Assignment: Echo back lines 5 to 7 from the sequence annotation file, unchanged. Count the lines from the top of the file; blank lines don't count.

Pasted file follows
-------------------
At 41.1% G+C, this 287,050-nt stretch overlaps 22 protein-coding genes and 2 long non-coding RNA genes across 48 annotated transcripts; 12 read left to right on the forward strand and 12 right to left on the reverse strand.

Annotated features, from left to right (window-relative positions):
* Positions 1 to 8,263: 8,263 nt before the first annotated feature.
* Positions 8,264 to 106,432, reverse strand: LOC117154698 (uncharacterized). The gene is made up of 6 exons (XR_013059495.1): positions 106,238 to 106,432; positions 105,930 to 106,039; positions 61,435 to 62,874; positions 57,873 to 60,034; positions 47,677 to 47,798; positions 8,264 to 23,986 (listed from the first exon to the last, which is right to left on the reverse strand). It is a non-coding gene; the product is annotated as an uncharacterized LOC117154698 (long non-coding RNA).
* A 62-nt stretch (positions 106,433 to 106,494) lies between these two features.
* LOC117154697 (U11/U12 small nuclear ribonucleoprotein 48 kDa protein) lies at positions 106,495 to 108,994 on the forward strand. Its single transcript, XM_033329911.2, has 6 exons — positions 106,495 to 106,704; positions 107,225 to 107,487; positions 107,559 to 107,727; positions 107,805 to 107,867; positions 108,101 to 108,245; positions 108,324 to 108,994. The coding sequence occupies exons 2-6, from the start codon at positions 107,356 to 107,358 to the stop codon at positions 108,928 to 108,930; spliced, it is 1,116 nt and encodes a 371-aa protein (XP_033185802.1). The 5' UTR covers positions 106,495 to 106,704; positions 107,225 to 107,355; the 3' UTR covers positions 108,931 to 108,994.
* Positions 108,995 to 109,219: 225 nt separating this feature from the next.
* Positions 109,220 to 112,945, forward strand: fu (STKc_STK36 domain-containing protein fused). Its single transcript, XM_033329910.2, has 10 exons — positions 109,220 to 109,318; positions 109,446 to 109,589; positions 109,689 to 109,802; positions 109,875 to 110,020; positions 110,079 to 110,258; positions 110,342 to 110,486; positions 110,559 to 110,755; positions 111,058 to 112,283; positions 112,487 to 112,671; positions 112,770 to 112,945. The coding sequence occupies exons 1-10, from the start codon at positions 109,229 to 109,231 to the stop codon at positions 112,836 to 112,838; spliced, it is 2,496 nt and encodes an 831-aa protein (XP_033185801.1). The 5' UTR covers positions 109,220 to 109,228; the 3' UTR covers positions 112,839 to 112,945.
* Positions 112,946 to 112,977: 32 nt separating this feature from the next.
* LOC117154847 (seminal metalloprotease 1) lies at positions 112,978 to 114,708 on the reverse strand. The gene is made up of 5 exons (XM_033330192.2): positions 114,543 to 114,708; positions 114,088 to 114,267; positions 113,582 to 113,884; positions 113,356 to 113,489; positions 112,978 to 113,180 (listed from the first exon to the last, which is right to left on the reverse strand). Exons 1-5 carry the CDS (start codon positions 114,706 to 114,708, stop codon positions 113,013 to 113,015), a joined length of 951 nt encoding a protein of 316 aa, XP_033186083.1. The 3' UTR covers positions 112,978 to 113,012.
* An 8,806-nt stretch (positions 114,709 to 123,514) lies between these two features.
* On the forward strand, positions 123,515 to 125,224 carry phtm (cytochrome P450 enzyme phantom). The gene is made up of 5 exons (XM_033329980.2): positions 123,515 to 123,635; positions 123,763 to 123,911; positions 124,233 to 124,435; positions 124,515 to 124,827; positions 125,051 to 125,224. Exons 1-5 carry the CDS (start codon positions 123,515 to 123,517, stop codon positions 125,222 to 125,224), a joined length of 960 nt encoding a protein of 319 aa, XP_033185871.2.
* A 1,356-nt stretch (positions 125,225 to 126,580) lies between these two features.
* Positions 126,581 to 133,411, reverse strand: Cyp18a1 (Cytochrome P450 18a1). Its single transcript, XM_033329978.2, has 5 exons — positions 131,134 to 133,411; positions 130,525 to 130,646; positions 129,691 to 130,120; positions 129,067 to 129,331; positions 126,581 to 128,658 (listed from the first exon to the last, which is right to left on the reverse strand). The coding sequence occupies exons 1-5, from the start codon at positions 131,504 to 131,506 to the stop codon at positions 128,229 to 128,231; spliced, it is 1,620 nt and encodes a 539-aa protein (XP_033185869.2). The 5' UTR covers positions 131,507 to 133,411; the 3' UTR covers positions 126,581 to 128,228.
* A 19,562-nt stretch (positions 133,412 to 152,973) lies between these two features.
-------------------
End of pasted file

* A 62-nt stretch (positions 106,433 to 106,494) lies between these two features.
* LOC117154697 (U11/U12 small nuclear ribonucleoprotein 48 kDa protein) lies at positions 106,495 to 108,994 on the forward strand. Its single transcript, XM_033329911.2, has 6 exons — positions 106,495 to 106,704; positions 107,225 to 107,487; positions 107,559 to 107,727; positions 107,805 to 107,867; positions 108,101 to 108,245; positions 108,324 to 108,994. The coding sequence occupies exons 2-6, from the start codon at positions 107,356 to 107,358 to the stop codon at positions 108,928 to 108,930; spliced, it is 1,116 nt and encodes a 371-aa protein (XP_033185802.1). The 5' UTR covers positions 106,495 to 106,704; positions 107,225 to 107,355; the 3' UTR covers positions 108,931 to 108,994.
* Positions 108,995 to 109,219: 225 nt separating this feature from the next.